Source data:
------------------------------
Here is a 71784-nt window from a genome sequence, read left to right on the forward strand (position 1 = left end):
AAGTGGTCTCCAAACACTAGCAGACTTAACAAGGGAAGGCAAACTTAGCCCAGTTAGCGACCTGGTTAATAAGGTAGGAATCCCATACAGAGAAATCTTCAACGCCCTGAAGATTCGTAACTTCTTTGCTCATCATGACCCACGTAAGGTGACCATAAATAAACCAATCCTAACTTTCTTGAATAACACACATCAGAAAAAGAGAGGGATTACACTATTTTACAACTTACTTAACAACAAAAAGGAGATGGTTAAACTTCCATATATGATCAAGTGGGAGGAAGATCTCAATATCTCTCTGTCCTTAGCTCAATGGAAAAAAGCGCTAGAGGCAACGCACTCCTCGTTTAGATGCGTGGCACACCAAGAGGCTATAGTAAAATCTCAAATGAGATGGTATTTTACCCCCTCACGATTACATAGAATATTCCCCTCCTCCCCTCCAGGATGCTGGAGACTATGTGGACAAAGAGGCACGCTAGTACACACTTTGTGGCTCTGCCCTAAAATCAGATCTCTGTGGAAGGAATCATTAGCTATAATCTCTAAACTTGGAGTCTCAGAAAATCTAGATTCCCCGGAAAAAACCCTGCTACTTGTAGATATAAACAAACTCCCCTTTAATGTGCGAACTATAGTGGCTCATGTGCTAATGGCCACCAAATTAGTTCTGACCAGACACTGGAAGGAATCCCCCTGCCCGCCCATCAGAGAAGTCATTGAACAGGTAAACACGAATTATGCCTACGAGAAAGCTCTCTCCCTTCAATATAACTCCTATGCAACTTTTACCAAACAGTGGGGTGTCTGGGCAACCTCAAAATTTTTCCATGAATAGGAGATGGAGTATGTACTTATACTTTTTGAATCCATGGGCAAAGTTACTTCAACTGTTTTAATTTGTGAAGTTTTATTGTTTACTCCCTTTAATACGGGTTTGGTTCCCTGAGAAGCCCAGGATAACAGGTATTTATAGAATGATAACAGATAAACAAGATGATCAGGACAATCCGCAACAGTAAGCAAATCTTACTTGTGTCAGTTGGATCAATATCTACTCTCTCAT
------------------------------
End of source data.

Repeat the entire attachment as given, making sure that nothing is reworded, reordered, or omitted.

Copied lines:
Here is a 71784-nt window from a genome sequence, read left to right on the forward strand (position 1 = left end):
AAGTGGTCTCCAAACACTAGCAGACTTAACAAGGGAAGGCAAACTTAGCCCAGTTAGCGACCTGGTTAATAAGGTAGGAATCCCATACAGAGAAATCTTCAACGCCCTGAAGATTCGTAACTTCTTTGCTCATCATGACCCACGTAAGGTGACCATAAATAAACCAATCCTAACTTTCTTGAATAACACACATCAGAAAAAGAGAGGGATTACACTATTTTACAACTTACTTAACAACAAAAAGGAGATGGTTAAACTTCCATATATGATCAAGTGGGAGGAAGATCTCAATATCTCTCTGTCCTTAGCTCAATGGAAAAAAGCGCTAGAGGCAACGCACTCCTCGTTTAGATGCGTGGCACACCAAGAGGCTATAGTAAAATCTCAAATGAGATGGTATTTTACCCCCTCACGATTACATAGAATATTCCCCTCCTCCCCTCCAGGATGCTGGAGACTATGTGGACAAAGAGGCACGCTAGTACACACTTTGTGGCTCTGCCCTAAAATCAGATCTCTGTGGAAGGAATCATTAGCTATAATCTCTAAACTTGGAGTCTCAGAAAATCTAGATTCCCCGGAAAAAACCCTGCTACTTGTAGATATAAACAAACTCCCCTTTAATGTGCGAACTATAGTGGCTCATGTGCTAATGGCCACCAAATTAGTTCTGACCAGACACTGGAAGGAATCCCCCTGCCCGCCCATCAGAGAAGTCATTGAACAGGTAAACACGAATTATGCCTACGAGAAAGCTCTCTCCCTTCAATATAACTCCTATGCAACTTTTACCAAACAGTGGGGTGTCTGGGCAACCTCAAAATTTTTCCATGAATAGGAGATGGAGTATGTACTTATACTTTTTGAATCCATGGGCAAAGTTACTTCAACTGTTTTAATTTGTGAAGTTTTATTGTTTACTCCCTTTAATACGGGTTTGGTTCCCTGAGAAGCCCAGGATAACAGGTATTTATAGAATGATAACAGATAAACAAGATGATCAGGACAATCCGCAACAGTAAGCAAATCTTACTTGTGTCAGTTGGATCAATATCTACTCTCTCAT